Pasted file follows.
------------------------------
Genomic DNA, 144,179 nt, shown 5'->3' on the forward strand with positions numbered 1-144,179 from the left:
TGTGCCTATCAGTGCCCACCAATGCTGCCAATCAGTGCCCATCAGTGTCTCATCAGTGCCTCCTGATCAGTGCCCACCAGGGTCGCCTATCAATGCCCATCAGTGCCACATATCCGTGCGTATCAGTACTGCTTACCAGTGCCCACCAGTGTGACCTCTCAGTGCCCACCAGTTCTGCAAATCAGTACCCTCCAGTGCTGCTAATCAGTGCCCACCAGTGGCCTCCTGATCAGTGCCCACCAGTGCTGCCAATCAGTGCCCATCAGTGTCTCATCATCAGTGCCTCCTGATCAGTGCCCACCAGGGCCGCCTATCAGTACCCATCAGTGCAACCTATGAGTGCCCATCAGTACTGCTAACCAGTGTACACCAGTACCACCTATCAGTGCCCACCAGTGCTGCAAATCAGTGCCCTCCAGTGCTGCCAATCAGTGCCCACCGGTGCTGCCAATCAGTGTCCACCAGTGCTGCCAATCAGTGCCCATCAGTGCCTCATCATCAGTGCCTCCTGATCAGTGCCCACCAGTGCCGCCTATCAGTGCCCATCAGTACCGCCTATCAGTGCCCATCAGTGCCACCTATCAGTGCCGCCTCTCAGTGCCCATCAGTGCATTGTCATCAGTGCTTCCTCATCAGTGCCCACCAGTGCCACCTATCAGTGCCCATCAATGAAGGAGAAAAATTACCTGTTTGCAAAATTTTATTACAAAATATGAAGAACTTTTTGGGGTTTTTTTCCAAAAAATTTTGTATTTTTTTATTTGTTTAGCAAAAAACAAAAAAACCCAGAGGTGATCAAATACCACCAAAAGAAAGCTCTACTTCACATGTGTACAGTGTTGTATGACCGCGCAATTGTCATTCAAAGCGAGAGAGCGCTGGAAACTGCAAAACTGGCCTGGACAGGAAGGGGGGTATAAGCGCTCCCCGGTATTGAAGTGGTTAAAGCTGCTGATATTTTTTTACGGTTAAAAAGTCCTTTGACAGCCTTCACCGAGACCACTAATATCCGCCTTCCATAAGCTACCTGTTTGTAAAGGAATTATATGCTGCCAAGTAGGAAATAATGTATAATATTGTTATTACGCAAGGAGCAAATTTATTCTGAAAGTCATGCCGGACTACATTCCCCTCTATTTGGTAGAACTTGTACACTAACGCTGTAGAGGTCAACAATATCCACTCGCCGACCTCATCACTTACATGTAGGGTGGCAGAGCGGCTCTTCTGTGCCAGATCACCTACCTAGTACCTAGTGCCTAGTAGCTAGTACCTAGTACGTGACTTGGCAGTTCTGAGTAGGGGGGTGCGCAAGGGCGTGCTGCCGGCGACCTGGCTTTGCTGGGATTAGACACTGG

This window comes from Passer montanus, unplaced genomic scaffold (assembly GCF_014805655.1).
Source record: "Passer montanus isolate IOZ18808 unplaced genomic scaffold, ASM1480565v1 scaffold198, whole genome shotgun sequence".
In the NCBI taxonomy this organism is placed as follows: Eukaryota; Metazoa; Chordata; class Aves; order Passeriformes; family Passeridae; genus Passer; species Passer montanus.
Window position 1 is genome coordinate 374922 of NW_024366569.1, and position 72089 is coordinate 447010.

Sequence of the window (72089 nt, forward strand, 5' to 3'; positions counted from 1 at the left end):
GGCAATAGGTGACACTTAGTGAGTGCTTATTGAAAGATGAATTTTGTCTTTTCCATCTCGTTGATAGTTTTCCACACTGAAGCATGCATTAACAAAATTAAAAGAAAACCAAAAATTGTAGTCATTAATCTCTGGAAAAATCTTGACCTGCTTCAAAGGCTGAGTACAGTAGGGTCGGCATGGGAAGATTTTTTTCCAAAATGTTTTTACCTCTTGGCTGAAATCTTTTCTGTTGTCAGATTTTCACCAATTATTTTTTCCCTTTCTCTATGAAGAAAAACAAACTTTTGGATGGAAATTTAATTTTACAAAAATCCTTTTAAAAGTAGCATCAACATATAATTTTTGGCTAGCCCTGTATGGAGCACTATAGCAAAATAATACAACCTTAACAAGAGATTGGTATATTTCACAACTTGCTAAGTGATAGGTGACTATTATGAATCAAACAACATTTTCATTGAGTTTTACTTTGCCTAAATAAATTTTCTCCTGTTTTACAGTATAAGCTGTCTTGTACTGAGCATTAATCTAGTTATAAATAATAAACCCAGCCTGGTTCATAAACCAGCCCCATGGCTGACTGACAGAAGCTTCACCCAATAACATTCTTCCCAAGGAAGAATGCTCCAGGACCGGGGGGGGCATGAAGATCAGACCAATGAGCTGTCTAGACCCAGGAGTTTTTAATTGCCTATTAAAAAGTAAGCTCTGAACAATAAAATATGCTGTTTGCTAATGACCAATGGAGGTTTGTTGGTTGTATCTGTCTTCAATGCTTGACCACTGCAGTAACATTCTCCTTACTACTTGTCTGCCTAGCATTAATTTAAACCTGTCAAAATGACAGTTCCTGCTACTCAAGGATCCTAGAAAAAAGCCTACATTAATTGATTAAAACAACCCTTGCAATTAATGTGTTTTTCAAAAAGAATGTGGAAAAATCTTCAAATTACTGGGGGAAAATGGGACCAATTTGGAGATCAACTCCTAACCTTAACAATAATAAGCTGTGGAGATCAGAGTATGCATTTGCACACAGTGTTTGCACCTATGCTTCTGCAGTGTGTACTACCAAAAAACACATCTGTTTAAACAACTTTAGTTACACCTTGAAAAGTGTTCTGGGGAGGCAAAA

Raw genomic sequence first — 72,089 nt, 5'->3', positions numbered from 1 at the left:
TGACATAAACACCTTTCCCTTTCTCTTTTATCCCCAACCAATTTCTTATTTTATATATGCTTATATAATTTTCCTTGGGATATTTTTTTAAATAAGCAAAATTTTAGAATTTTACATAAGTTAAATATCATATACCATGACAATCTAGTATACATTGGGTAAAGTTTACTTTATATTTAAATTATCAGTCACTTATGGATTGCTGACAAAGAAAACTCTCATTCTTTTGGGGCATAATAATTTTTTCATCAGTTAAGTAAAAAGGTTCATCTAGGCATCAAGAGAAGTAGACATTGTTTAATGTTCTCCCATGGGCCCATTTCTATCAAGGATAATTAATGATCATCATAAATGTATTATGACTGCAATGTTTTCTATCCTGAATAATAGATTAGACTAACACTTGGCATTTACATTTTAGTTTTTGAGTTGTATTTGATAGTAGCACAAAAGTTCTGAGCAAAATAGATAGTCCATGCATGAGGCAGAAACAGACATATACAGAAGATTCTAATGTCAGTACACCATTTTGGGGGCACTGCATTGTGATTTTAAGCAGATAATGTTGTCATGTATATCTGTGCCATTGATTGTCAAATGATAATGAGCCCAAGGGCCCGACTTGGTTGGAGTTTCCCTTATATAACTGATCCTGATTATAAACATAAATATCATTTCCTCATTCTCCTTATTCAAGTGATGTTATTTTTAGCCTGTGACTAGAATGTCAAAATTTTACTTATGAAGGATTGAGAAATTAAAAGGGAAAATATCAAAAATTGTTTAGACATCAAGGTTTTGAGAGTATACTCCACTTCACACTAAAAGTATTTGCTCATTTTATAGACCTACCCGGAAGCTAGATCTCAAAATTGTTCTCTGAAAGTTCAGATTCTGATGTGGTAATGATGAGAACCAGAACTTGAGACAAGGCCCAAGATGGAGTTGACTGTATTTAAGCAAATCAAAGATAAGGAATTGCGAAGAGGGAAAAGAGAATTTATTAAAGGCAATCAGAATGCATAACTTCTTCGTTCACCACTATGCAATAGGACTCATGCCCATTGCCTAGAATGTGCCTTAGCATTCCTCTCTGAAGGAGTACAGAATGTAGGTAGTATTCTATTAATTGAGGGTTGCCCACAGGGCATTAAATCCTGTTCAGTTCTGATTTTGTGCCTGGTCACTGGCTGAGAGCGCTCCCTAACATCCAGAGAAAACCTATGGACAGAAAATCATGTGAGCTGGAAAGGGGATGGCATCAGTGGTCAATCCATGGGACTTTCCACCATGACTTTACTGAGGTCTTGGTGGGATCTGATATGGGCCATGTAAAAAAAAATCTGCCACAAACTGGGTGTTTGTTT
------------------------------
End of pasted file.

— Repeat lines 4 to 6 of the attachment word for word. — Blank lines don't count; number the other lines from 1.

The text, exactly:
Source record: "Passer montanus isolate IOZ18808 unplaced genomic scaffold, ASM1480565v1 scaffold198, whole genome shotgun sequence".
In the NCBI taxonomy this organism is placed as follows: Eukaryota; Metazoa; Chordata; class Aves; order Passeriformes; family Passeridae; genus Passer; species Passer montanus.
Window position 1 is genome coordinate 374922 of NW_024366569.1, and position 72089 is coordinate 447010.